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Relations between the Catholic Church and the Orthodox Church

For his part, Pope John Paul II repeatedly called for a resumption of the dialogue as the only way to resolve the outstanding issues, most notably when receiving delegations from the Ecumenical Patriarchate, especially on the feast of Sts. Peter and Paul each June. He and Patriarch Teoctist of Romania called for a resumption of the dialogue in the Common Declaration they signed during the Patriarch’s visit to Rome on October 12, 2002. The Pope also took some unilateral measures to express his esteem for the Orthodox, including the return of the Kazan icon of the Mother of God to the Russian Orthodox Church in August 2004, the return of the relics of Saints John Chrysostom and Gregory Nazianzan to the Ecumenical Patriarchate in November 2004, and the turning over of a church in Rome to the local Greek Orthodox community in June 2004. Perhaps most importantly, the Pope’s visit to Athens in May 2001 provided an opportunity to improve relations with the Orthodox Church of Greece and to ask forgiveness for the injustices of the past. Exchanges of lower-level delegations with the Church of Greece took place later, as well as a similar exchange with the Serbian Orthodox Church. The Pope’s visit to Bulgaria in 2002 included encounters with Orthodox church leaders. Taken together, these events increased the sense of trust among the Orthodox regarding the intentions of the Catholic Church towards them.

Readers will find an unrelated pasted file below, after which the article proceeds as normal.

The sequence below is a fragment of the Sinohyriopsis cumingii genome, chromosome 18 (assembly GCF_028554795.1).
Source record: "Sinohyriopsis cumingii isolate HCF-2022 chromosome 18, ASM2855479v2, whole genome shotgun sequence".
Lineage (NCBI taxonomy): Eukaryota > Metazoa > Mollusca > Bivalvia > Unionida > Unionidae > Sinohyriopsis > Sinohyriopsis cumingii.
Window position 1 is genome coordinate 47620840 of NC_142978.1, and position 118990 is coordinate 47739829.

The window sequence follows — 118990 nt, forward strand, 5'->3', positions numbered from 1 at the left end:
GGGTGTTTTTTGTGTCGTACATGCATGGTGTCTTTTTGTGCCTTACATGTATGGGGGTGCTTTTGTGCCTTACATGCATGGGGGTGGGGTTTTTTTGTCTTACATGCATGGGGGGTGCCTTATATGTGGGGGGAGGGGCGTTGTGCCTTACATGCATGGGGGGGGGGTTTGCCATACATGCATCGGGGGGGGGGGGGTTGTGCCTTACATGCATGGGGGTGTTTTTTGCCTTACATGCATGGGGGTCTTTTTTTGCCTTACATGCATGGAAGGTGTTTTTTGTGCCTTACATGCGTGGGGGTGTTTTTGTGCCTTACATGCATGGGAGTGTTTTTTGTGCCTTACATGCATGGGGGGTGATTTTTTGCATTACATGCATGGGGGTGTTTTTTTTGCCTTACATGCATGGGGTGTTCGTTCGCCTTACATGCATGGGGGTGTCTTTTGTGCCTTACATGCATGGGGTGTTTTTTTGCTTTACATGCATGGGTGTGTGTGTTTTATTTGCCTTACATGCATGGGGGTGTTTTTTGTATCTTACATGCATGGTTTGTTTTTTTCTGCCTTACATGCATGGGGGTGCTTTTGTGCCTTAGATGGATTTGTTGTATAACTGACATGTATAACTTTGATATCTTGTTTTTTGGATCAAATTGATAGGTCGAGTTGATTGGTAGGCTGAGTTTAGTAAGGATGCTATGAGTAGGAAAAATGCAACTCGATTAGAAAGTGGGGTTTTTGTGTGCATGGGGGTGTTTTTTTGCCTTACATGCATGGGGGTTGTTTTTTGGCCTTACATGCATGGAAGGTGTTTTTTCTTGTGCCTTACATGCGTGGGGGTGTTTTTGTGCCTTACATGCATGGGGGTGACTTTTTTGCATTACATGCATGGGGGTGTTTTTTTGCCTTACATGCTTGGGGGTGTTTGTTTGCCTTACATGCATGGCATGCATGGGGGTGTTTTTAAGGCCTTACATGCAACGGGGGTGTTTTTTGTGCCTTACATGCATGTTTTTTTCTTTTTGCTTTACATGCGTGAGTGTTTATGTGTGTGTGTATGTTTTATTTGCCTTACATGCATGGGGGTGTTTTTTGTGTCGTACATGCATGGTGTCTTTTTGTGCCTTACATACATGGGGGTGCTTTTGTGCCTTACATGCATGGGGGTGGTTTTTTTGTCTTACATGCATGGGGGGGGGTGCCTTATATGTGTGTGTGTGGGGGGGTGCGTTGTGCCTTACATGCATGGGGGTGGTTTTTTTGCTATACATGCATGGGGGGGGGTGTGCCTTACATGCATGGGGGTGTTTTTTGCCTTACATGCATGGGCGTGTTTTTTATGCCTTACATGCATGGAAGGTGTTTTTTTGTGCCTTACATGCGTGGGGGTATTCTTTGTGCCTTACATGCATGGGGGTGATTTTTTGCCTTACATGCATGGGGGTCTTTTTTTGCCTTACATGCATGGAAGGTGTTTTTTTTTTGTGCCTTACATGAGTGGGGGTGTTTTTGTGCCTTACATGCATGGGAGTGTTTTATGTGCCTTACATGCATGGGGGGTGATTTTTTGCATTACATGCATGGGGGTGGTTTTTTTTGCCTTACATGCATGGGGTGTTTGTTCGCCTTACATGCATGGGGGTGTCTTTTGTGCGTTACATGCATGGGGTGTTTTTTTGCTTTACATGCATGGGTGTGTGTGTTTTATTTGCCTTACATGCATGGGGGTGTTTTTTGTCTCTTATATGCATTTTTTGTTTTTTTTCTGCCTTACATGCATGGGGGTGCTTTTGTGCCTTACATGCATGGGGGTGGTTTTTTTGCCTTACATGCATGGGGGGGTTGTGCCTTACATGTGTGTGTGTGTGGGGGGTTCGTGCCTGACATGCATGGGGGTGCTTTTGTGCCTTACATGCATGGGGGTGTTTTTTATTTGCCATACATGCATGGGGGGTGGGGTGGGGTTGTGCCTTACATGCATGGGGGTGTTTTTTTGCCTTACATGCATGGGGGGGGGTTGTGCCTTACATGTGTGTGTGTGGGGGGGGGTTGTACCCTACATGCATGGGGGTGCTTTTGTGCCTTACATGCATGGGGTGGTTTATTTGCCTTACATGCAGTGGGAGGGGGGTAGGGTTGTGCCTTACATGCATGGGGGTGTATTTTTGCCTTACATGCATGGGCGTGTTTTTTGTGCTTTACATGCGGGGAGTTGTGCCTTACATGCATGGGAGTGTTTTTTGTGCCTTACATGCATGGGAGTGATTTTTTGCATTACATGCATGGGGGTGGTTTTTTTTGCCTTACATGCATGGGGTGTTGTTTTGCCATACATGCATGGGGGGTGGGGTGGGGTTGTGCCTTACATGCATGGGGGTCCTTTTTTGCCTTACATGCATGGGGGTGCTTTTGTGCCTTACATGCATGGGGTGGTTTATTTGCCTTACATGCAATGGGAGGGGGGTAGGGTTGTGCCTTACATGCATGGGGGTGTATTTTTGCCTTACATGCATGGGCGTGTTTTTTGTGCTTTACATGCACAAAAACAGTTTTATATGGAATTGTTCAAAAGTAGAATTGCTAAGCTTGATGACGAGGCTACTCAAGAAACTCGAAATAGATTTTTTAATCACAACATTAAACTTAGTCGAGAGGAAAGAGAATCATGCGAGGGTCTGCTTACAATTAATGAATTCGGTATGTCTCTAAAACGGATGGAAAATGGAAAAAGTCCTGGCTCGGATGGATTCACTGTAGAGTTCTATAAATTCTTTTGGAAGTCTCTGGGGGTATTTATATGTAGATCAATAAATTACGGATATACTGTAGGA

On the Orthodox side, Ecumenical Patriarch Bartholomew vigorously advocated a resumption of the dialogue. In the years following the Emmitsburg meeting, the Ecumenical Patriarchate sent a delegation to visit the various autocephalous Orthodox churches to discuss ways of restarting the dialogue. The discussions these delegations had with high-ranking Orthodox hierarchs led to a consensus that the issue of uniatism could not be resolved without addressing the underlying theological questions, especially relating to primacy in the Church and the Petrine Ministry. Thus there was general agreement among the Orthodox that the commission needed to return to its theological agenda, always keeping in mind that uniatism would still be addressed again at a later stage.

All this served as preparation for the Ninth Plenary Session of the international dialogue, which finally took place in Belgrade from September 18 to 25, 2006, hosted by the Serbian Orthodox Church. This meeting was a crucial turning point in the dialogue’s history.



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